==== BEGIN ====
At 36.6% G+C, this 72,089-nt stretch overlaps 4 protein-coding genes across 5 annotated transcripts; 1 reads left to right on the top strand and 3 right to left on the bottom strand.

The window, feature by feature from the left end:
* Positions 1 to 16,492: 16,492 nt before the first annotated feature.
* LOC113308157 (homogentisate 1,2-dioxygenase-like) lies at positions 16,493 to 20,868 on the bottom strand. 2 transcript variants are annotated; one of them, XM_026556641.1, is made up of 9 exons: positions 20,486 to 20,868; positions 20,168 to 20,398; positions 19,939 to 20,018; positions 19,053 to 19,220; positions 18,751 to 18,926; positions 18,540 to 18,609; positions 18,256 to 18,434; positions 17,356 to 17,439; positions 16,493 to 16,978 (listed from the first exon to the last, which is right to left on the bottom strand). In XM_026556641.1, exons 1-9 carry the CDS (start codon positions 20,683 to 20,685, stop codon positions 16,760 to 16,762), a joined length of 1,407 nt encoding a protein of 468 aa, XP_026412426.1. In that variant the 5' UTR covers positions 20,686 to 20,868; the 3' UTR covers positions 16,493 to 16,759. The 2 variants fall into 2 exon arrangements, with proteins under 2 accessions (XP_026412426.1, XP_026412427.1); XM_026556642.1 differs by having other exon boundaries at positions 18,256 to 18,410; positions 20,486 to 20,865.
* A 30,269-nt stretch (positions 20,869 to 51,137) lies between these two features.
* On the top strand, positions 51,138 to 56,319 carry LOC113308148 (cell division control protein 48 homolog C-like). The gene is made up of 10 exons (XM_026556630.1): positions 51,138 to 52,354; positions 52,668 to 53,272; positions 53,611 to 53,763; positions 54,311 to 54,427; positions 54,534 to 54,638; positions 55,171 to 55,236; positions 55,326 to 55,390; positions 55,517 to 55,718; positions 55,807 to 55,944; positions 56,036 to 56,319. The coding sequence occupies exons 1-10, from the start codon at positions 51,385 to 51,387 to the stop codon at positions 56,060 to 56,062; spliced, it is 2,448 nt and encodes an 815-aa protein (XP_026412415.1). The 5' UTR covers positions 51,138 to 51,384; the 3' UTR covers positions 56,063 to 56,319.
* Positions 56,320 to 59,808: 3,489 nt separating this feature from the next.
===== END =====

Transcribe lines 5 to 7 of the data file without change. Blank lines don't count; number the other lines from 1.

* A 30,269-nt stretch (positions 20,869 to 51,137) lies between these two features.
* On the top strand, positions 51,138 to 56,319 carry LOC113308148 (cell division control protein 48 homolog C-like). The gene is made up of 10 exons (XM_026556630.1): positions 51,138 to 52,354; positions 52,668 to 53,272; positions 53,611 to 53,763; positions 54,311 to 54,427; positions 54,534 to 54,638; positions 55,171 to 55,236; positions 55,326 to 55,390; positions 55,517 to 55,718; positions 55,807 to 55,944; positions 56,036 to 56,319. The coding sequence occupies exons 1-10, from the start codon at positions 51,385 to 51,387 to the stop codon at positions 56,060 to 56,062; spliced, it is 2,448 nt and encodes an 815-aa protein (XP_026412415.1). The 5' UTR covers positions 51,138 to 51,384; the 3' UTR covers positions 56,063 to 56,319.
* Positions 56,320 to 59,808: 3,489 nt separating this feature from the next.